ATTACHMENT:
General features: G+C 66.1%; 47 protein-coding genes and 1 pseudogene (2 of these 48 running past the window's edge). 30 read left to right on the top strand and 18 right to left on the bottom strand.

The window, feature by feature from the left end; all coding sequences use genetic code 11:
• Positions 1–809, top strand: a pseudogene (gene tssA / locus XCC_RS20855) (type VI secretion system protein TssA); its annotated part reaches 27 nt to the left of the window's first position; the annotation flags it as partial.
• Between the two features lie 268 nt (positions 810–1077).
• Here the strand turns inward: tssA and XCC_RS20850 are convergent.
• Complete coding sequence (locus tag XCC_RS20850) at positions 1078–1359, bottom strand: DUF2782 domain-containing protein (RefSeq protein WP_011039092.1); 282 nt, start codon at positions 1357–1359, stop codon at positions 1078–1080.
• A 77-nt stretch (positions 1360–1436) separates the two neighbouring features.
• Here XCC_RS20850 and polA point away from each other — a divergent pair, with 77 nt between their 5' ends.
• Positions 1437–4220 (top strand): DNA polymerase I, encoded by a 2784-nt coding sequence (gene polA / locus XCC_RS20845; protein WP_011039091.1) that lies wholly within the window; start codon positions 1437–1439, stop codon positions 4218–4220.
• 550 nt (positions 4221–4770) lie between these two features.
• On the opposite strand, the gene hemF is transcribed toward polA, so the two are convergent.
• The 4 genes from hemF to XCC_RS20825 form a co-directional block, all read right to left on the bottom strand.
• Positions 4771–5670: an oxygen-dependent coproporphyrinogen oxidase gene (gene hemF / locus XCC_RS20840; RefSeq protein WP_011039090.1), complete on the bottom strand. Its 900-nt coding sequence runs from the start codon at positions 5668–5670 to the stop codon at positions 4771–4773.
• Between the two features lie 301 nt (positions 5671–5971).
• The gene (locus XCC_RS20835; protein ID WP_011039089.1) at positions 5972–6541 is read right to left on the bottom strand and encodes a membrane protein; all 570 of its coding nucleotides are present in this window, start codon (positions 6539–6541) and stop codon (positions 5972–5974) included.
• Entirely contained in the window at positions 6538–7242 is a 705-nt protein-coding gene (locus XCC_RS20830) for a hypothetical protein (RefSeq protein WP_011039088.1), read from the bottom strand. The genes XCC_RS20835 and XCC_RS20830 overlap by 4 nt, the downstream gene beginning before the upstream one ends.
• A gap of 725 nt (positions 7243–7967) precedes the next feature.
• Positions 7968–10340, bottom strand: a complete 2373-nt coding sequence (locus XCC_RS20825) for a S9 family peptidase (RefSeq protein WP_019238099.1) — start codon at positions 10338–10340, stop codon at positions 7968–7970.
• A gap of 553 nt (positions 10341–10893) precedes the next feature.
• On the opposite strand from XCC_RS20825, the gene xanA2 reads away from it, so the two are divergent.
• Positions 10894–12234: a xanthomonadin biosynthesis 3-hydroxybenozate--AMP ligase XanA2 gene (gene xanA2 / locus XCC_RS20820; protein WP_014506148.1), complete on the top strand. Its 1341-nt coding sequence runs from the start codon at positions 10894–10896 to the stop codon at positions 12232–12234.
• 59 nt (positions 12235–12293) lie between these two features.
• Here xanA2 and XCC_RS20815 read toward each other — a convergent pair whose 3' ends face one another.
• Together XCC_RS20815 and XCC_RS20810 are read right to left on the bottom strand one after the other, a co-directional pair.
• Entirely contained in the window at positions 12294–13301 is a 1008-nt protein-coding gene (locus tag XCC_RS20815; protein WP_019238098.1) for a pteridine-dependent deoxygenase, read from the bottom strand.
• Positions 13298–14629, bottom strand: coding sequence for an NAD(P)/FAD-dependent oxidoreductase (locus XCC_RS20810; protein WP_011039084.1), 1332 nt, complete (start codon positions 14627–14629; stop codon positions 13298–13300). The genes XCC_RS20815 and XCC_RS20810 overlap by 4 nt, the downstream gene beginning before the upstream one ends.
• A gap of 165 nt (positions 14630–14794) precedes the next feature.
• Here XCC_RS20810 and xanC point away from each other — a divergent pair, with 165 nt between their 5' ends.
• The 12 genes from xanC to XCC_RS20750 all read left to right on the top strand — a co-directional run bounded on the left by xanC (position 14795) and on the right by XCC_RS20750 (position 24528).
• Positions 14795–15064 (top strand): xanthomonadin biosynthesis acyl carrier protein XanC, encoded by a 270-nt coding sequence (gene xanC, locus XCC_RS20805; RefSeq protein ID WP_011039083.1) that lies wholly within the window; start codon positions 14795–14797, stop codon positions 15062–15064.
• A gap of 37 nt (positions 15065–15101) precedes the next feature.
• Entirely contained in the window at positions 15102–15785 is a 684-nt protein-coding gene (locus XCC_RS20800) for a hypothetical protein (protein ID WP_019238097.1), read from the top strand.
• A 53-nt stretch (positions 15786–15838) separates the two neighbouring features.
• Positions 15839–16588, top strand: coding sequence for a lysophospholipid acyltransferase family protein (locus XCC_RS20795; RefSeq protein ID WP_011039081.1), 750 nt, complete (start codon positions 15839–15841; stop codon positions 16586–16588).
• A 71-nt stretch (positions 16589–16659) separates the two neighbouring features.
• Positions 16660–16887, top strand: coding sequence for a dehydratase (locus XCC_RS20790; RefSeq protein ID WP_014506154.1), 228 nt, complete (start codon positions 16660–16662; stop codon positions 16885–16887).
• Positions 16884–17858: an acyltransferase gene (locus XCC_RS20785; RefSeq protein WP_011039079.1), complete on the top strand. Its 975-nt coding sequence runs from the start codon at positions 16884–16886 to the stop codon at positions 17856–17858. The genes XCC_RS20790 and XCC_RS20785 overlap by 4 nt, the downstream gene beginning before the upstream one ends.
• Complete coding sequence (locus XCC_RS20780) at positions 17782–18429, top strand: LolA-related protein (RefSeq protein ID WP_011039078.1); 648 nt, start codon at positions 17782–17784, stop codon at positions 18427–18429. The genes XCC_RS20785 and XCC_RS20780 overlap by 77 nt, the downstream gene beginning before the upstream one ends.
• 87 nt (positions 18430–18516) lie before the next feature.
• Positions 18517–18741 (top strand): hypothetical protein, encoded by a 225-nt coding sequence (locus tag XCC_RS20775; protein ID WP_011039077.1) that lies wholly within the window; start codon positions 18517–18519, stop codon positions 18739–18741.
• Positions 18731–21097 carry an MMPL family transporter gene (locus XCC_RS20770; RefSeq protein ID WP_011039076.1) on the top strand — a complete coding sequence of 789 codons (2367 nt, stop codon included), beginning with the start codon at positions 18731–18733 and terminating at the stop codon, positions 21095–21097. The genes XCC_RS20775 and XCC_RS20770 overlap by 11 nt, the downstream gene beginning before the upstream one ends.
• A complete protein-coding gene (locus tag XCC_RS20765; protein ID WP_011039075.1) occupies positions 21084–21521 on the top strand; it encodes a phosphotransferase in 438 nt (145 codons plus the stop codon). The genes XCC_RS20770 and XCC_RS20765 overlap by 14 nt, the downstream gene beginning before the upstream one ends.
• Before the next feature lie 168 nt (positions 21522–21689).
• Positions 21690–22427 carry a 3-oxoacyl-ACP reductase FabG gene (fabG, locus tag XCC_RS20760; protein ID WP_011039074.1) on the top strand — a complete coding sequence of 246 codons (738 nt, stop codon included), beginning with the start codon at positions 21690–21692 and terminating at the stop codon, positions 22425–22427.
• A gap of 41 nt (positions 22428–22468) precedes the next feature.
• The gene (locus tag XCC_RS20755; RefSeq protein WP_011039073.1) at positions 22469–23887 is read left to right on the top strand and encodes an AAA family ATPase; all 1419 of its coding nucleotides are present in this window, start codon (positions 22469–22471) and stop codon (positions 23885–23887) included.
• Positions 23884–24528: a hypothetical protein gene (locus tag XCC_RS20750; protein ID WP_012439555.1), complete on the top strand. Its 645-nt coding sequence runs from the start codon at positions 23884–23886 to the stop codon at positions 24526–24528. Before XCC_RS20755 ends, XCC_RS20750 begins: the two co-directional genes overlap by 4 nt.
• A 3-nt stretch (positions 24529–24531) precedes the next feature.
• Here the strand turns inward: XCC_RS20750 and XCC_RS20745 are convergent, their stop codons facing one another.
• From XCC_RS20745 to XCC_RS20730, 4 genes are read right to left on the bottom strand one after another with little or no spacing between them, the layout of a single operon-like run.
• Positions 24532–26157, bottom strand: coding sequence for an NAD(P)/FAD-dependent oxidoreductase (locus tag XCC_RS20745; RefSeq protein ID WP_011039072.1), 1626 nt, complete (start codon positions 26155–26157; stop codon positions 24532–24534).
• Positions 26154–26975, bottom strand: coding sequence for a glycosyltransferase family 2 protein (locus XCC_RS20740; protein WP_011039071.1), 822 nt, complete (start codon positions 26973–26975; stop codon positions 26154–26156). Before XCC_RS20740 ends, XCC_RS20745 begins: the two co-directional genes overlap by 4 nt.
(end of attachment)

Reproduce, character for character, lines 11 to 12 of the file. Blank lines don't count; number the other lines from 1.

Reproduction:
• On the opposite strand, the gene hemF is transcribed toward polA, so the two are convergent.
• The 4 genes from hemF to XCC_RS20825 form a co-directional block, all read right to left on the bottom strand.